Rhubarb stalks resemble celery with a similar snap but a decidedly tart flavor. Temper the tang with sugar and this versatile vegetable is good for both sweet and savory dishes ranging from pies to chutneys to soup. The heart-shaped, wide-veined leaves contain oxalic acid, which can be toxic when consumed in large quantities, so discard them before you use or store the stalks.
Enjoy Rhubarb in Moderation
Rhubarb stalks range in color from pale green to a deep purplish red. An average serving of rhubarb, about 2/3 cup, contributes to healthy bowel movements due to its high fiber content, but it can also have a purgative or laxative effect in larger quantities. History records rhubarb among the medicines traded along the Silk Road.
Rhubarb contains more calcium than a comparable cup of milk, but in a form the body cannot easily absorb. The stalks do, however, provide healthy amounts of vitamins K and C, potassium and manganese, among other vitamins and minerals. Although naturally low in calories, with 20 calories per serving, rhubarb requires sweetening to become palatable for most people. Added sugar raises the calorie count significantly and negates some of the health benefits.
How to Cook With Rhubarb
Most recipes direct you to macerate, stew, roast or otherwise cook chopped rhubarb first, which allows you to sweeten the assertive stalks before introducing them into your dish. You can use sugar or an alternative sweetener. Pairing rhubarb with another naturally sweet fruit lets you cut down on the added sugar. A classic strawberry rhubarb pie makes a good introduction to this intriguing ingredient. It also shines in tarts, crisps, puddings, ice cream, smoothies, and jam.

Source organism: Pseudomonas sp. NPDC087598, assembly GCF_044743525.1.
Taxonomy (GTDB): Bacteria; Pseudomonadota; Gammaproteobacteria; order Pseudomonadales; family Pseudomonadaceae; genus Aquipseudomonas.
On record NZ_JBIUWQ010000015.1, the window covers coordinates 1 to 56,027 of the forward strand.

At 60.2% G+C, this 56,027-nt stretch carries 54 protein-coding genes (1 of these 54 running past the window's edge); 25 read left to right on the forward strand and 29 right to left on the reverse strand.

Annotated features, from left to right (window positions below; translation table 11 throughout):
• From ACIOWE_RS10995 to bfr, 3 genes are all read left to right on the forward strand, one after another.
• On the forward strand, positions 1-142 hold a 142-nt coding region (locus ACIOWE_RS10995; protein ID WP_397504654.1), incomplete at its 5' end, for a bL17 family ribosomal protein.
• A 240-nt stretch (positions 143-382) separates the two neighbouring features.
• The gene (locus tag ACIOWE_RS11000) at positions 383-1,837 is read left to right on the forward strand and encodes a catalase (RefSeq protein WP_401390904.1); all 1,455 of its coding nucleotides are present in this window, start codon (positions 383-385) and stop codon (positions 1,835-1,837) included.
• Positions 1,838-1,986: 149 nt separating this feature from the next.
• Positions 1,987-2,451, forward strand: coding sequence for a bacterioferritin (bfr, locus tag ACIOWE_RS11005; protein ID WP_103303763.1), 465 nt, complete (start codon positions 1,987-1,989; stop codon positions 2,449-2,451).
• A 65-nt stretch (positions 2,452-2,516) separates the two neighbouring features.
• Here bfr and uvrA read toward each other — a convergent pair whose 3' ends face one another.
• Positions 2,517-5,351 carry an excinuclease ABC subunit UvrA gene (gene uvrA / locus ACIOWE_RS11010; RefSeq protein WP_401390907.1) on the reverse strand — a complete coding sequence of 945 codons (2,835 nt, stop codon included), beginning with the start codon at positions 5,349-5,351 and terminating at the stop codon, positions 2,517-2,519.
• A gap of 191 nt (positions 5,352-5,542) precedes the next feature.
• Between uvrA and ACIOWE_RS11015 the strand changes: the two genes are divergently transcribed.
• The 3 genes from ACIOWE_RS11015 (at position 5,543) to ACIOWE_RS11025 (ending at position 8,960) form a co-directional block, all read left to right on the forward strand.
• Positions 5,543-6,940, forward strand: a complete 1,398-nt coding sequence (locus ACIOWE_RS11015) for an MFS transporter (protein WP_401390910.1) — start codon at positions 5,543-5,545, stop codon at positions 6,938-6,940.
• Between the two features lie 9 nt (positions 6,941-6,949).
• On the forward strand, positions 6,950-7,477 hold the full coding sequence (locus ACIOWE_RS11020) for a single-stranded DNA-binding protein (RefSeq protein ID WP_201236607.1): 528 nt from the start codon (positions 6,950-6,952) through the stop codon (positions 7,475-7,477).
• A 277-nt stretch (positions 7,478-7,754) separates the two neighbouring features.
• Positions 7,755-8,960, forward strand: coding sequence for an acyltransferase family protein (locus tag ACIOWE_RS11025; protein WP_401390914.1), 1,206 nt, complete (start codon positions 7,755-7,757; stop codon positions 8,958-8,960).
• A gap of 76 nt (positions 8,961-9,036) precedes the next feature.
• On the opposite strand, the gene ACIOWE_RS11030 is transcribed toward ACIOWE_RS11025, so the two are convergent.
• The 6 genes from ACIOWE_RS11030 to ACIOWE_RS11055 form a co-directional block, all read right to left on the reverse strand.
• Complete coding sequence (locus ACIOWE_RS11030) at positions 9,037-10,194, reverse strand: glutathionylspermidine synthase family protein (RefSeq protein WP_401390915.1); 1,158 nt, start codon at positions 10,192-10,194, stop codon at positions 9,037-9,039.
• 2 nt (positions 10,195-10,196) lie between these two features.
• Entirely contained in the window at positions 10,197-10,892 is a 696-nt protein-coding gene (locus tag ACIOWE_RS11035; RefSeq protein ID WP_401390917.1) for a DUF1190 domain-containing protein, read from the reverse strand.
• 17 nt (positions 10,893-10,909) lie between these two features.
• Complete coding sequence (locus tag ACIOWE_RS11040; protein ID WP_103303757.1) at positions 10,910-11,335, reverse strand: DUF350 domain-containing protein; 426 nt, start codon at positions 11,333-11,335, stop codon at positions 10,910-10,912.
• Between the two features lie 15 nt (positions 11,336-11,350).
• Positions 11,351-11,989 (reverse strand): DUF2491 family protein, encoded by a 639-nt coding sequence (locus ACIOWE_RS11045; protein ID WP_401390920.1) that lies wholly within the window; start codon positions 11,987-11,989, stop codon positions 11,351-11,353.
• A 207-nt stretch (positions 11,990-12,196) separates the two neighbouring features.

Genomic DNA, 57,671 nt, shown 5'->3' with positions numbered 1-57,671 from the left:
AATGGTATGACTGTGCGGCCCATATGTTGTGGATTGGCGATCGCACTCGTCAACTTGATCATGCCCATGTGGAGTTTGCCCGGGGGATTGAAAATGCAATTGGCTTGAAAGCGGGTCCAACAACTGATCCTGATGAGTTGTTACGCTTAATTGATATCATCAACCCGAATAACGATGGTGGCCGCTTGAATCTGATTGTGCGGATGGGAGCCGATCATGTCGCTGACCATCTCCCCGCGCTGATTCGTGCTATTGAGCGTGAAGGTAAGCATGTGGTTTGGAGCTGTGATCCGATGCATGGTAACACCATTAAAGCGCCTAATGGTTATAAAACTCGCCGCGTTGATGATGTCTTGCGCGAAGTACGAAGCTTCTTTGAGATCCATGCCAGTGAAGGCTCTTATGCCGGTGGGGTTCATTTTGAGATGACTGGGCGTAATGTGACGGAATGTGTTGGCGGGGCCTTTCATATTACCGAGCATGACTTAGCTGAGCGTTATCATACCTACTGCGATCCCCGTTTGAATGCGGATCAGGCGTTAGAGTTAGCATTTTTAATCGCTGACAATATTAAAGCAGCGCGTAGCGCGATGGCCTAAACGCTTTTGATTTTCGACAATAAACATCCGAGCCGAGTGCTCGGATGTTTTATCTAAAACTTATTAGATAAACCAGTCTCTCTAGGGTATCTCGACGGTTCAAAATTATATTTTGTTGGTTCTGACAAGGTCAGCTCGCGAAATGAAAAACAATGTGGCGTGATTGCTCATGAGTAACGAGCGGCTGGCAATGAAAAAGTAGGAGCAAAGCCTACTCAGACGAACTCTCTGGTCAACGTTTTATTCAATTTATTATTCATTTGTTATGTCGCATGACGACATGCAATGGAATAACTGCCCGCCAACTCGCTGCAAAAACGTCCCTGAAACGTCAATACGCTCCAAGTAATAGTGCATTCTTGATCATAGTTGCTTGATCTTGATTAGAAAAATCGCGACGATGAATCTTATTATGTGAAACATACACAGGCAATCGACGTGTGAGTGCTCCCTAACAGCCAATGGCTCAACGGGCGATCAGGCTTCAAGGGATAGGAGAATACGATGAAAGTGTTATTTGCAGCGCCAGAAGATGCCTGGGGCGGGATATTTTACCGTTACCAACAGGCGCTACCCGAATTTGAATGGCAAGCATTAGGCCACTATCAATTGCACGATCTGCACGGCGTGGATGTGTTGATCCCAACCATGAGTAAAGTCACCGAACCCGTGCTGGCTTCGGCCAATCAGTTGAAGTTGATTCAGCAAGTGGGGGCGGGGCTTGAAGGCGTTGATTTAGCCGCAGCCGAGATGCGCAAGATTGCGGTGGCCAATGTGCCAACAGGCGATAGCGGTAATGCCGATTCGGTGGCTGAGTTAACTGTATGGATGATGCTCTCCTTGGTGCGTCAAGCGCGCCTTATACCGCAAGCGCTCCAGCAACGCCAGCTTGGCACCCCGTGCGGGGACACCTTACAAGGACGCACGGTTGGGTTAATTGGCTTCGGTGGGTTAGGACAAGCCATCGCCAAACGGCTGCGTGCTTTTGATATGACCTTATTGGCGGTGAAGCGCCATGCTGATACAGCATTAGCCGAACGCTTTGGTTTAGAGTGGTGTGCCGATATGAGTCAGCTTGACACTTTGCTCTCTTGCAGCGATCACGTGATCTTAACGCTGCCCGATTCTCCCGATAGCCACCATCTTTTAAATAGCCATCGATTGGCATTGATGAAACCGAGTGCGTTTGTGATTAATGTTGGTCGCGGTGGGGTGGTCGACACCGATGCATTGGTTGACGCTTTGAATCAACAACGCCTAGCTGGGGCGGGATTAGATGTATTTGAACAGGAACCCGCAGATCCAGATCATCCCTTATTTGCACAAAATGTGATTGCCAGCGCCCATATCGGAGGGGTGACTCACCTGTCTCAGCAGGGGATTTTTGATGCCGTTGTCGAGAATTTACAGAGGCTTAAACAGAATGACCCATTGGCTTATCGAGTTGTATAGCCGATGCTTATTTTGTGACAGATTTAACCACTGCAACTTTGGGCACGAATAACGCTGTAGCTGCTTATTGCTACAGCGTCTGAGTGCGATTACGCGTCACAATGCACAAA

If a sour bite appeals to you, try rhubarb pickles, rhubarb chutneys or even rhubarb cocktails. You can also use minced raw rhubarb as a crunchy garnish for soups, stews, tacos, and salads, or any place that diced raw radish might appear.
Grocery stores sell canned rhubarb all year long, but keep in mind that it already contains quite a bit of sugar. Buy it fresh at farmers markets from late spring to mid-summer or frozen at any time so you can control the amount of sweetener, which gives you greater flexibility with your recipes.
Rhubarb grows well in winter climates, either in the ground or in pots, so once you realize the appeal of this humble stalk, you might want to consider growing your own. Once established, it requires little maintenance and has the reputation of a prolific producer, so growing your own should give you plenty to use, freeze and share.
More About Rhubarb and Rhubarb Recipes
Can't get enough rhubarb? Check out these other rhubarb resources to learn more:
Learn how to cook more than just pies with rhubarb these great rhubarb lover cookbooks:
Every Which Way with Rhubarb: A Rhubarb Cookbook by Amanda Brannon
The Joy of Rhubarb by Theresa Millang
Rhubarb: More than Just Pies by Sandi Vitt